Unlike Anything That Ever Floated, The Monitor and Virginia and the Battle of Hampton Roads, March 8-9, 1862, by Dwight Sturtevant Hughes, Savas Beatie, 194 pages, a Tennessee Valley Civil War Round Table review by Arley McCormick
This is another instalment in the Emerging Civil War Series that will delight Navy enthusiasts and others. The author, Mr. Hughes, is a former Naval officer and well suited for describing one of the most exciting innovations to America’s sea power. In ten quick chapters he describes the technical aspects of the CSS Virginia and Monitor, the people that dared to dream what was possible, man it in war, and make history.
Contrasts of technology innovation compared to the standard ship of the line, the maneuver limitations and challenges, and the impact of weather and shipmates on the days and hours preceding the fight that has inspired writers for decades is well defined. There is ample discussion of the impact and context of war facing the Confederacy in the early months of 1862 and the administrative decisions and actions that proceeded construction and destruction of vessels in the fight. Excellent narratives detail the fight with supporting maps and topics that aroused the press, military leadership, and future historians and give clear unequivocal clarity to the events of the fight.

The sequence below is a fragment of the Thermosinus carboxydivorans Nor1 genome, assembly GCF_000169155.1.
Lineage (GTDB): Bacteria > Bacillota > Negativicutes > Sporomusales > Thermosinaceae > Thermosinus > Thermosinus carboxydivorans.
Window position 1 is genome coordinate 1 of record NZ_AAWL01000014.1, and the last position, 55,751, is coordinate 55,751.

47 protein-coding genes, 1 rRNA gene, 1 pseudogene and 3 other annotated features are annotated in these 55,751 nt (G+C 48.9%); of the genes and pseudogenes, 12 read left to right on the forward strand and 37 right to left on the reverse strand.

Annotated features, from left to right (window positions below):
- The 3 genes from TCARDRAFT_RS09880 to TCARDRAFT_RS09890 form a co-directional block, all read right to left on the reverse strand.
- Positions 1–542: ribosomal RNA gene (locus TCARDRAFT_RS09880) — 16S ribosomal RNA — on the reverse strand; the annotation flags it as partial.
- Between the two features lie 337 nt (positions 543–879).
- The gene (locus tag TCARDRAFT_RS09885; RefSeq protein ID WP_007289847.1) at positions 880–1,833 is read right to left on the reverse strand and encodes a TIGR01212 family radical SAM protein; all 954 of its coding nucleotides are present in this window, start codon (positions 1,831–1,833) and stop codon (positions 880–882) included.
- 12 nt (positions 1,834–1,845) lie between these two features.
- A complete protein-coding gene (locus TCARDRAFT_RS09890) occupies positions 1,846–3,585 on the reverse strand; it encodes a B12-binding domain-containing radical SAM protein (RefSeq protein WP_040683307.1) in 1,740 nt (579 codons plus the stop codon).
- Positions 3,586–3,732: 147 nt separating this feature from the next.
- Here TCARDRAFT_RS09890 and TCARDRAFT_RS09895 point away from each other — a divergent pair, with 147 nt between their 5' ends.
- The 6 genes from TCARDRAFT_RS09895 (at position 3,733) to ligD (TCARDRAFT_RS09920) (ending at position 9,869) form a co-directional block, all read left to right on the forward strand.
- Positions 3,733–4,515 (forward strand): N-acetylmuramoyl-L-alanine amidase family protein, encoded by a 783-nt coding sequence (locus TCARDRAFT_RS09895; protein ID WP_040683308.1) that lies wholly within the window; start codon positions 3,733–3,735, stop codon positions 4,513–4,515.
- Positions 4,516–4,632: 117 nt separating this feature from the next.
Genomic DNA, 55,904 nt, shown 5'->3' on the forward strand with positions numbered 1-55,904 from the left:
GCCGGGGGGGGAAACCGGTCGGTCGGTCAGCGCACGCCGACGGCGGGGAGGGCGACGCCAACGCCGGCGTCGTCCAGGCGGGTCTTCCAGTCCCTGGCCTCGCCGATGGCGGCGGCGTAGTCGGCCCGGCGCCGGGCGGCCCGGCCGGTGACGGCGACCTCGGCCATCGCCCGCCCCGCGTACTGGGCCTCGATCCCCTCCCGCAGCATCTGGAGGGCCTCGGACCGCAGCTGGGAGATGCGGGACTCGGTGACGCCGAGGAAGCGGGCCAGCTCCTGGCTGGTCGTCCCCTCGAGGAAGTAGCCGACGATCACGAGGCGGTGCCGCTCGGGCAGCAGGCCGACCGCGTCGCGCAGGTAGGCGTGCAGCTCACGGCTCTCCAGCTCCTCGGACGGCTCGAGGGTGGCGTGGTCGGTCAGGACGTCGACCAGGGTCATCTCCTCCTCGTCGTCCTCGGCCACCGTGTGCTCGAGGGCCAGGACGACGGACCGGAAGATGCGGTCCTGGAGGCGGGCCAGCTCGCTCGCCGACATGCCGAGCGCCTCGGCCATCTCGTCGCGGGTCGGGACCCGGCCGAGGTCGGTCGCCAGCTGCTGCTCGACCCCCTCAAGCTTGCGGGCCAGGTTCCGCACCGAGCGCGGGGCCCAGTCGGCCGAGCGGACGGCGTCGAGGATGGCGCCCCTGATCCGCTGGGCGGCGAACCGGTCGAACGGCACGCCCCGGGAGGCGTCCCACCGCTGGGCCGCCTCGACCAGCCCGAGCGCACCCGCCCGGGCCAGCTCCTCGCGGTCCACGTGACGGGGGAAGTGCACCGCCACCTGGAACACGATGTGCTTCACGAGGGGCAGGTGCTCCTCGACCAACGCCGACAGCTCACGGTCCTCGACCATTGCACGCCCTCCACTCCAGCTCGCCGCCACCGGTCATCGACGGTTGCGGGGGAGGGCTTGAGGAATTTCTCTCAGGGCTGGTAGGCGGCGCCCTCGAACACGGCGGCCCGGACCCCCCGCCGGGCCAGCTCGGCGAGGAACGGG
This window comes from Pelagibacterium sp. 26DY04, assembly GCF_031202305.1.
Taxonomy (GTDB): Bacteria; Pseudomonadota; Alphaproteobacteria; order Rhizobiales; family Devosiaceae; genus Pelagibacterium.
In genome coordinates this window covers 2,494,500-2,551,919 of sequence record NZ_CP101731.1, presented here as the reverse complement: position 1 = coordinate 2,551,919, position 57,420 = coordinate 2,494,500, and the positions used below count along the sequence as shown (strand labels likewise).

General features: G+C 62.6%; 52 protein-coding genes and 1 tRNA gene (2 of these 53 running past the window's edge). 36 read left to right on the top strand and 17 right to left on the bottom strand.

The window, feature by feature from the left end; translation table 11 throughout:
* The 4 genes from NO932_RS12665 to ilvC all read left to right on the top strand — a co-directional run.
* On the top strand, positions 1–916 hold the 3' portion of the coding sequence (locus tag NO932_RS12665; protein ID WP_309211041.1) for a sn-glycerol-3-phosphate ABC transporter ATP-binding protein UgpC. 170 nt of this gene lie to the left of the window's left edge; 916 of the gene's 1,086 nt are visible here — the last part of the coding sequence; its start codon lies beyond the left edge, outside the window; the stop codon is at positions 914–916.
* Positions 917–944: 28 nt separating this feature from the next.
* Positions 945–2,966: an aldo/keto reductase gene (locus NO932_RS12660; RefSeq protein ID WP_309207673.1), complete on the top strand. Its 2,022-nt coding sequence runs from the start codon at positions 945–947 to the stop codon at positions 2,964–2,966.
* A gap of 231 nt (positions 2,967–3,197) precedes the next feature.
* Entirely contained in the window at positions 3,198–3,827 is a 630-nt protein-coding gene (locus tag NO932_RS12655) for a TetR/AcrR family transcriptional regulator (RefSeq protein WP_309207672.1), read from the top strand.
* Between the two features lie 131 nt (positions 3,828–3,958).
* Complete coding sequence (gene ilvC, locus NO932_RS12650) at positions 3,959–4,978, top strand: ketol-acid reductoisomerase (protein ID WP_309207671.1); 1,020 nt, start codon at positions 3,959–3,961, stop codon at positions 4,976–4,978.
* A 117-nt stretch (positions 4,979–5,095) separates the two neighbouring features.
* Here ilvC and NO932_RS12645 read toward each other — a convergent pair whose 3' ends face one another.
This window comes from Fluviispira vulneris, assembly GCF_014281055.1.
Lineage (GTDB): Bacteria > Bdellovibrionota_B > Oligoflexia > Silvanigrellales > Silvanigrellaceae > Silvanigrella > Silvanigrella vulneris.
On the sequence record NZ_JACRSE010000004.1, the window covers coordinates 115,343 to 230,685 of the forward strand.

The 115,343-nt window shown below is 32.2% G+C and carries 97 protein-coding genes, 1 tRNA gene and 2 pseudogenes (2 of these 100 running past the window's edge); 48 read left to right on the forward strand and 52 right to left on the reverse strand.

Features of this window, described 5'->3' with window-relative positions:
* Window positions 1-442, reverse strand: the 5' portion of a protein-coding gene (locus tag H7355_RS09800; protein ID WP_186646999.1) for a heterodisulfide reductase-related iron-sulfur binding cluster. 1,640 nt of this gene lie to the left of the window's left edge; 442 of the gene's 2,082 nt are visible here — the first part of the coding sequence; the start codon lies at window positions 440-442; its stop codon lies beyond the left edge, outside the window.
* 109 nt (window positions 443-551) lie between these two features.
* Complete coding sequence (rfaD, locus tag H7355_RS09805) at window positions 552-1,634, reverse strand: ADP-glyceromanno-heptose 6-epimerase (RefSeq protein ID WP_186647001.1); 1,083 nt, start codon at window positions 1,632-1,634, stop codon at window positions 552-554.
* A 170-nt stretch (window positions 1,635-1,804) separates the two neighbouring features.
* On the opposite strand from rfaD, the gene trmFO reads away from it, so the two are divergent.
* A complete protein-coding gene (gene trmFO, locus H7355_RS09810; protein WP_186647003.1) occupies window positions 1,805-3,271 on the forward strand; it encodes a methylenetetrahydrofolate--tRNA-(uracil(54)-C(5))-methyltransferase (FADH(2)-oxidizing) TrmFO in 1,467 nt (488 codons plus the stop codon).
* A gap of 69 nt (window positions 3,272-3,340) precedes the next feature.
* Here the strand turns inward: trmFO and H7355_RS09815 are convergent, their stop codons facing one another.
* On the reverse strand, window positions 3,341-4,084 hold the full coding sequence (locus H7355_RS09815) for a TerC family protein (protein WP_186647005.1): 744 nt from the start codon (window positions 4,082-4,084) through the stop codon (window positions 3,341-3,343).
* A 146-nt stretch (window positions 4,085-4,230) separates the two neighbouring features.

Readers will appreciate the abbreviated biographies of many key people who influenced and fought the battle on the water as they represent the character of America’s fighting men of the day. There is ample insight from various participants on the day that illustrate the fear, training, and memorable events. John V. Quarstein provides an excellent Afterword describing events most readers seldom pursue regarding ships, technology, and presidential guidance. And, Annexes provide ample tour guidance and orders of battle.
This is certainly a useful primer from the Emerging Civil War Series to add to your collection.
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